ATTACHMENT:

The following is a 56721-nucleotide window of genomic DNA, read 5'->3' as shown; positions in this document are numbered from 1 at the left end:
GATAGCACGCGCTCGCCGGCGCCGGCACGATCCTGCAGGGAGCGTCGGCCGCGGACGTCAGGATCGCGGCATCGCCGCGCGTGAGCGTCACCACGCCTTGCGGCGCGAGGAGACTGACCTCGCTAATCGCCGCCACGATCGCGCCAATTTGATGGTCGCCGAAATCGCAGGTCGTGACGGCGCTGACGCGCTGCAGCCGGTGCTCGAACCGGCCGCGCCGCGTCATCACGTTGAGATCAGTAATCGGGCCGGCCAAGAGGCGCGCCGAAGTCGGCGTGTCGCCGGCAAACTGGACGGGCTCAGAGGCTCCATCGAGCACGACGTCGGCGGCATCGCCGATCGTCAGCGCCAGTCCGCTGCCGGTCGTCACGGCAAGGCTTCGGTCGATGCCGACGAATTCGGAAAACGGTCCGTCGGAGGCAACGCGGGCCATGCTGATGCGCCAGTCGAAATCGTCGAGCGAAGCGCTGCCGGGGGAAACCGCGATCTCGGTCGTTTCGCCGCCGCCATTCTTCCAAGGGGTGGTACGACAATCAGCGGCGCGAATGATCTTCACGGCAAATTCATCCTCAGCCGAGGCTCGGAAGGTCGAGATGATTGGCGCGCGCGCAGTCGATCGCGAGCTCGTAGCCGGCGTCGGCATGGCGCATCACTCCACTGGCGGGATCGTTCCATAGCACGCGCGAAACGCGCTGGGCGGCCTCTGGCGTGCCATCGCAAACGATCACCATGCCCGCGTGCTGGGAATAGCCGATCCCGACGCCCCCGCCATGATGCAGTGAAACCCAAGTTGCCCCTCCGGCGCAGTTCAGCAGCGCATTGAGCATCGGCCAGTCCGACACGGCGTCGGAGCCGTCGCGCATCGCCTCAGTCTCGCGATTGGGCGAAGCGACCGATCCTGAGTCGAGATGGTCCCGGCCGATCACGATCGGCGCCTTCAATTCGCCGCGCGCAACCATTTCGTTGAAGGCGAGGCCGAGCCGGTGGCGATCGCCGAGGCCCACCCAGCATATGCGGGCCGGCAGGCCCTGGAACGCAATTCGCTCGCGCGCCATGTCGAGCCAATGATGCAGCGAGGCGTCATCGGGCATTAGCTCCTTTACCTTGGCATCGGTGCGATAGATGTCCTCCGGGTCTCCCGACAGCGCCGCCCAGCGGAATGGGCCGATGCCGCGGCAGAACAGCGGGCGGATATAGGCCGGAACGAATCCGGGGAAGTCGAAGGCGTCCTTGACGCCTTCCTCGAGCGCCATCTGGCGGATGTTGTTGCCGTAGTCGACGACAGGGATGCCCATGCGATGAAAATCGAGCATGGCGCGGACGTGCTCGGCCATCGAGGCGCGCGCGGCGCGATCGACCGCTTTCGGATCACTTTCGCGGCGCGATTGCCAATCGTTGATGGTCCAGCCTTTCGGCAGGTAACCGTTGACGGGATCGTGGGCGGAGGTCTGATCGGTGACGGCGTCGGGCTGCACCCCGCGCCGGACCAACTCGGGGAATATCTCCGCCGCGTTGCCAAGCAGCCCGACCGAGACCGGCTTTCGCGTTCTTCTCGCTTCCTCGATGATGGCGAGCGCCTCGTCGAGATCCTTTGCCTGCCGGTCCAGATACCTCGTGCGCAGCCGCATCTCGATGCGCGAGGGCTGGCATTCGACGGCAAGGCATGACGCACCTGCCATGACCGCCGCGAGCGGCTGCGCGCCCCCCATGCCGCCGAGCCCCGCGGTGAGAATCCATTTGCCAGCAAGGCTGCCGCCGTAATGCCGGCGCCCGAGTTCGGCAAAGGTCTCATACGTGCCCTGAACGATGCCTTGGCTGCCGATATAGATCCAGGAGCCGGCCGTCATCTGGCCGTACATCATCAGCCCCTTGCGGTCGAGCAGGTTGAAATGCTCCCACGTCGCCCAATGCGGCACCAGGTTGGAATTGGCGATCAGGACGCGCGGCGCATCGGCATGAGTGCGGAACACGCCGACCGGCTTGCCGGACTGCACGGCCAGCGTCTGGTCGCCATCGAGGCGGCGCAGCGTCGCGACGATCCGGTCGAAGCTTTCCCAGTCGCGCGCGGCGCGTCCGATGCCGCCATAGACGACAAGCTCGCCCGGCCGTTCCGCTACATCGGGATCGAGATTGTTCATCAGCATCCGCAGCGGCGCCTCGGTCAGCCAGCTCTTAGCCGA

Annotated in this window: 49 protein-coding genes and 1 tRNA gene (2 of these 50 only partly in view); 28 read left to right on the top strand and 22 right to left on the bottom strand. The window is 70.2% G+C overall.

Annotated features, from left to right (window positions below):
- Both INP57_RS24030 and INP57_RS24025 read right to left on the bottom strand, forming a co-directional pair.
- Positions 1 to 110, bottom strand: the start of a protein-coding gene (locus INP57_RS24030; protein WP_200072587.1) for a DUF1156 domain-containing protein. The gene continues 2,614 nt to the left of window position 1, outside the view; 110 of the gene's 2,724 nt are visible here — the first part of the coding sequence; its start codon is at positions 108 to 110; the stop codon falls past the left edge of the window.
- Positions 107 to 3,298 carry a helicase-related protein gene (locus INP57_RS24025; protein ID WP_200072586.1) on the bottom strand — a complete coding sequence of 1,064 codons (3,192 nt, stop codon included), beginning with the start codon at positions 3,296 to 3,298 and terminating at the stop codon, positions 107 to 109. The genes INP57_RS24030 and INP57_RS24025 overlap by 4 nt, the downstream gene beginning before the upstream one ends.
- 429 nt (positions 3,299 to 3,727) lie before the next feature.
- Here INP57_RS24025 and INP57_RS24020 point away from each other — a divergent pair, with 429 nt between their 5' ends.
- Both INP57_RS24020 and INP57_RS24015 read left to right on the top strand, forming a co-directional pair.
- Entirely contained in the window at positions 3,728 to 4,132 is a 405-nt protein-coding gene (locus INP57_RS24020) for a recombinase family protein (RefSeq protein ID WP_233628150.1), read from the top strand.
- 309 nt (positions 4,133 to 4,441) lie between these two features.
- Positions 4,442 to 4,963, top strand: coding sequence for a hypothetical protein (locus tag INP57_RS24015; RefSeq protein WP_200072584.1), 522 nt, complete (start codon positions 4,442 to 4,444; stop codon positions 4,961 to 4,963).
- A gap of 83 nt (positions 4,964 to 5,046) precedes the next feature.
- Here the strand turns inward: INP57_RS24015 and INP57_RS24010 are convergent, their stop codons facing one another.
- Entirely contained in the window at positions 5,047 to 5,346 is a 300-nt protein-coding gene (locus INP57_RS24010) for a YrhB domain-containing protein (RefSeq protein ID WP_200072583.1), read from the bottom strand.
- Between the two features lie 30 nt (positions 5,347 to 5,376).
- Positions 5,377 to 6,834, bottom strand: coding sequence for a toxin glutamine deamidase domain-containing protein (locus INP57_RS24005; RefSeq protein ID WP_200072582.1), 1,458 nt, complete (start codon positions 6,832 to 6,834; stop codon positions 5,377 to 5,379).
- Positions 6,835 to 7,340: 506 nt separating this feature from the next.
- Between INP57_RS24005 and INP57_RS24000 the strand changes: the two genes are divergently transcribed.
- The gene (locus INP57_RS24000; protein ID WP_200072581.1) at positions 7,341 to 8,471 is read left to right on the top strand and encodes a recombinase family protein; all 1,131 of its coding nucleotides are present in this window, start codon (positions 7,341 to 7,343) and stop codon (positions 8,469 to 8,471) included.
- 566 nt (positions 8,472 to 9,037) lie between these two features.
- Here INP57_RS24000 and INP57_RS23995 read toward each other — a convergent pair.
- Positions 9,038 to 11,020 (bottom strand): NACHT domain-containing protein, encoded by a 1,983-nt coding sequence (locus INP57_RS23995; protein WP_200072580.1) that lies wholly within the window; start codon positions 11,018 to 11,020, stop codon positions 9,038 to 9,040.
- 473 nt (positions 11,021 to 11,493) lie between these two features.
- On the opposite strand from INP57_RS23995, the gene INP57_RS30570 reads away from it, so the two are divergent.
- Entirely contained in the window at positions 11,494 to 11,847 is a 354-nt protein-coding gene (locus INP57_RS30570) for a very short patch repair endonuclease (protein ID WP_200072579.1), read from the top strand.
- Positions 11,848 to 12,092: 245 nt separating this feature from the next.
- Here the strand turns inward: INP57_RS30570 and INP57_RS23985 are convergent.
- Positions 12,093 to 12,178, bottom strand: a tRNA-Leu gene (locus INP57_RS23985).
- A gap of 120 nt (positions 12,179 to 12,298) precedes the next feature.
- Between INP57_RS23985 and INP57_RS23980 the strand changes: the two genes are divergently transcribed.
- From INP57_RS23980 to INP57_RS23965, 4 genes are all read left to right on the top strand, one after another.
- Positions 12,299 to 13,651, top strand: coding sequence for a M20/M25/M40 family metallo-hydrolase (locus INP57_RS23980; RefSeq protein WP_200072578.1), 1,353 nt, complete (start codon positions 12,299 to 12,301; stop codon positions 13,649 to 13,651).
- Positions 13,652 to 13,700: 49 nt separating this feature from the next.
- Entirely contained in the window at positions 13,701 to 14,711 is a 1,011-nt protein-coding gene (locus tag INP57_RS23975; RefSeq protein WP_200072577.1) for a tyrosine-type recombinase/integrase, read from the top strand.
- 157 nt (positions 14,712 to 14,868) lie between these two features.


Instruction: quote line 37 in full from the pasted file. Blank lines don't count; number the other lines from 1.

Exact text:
- 157 nt (positions 14,712 to 14,868) lie between these two features.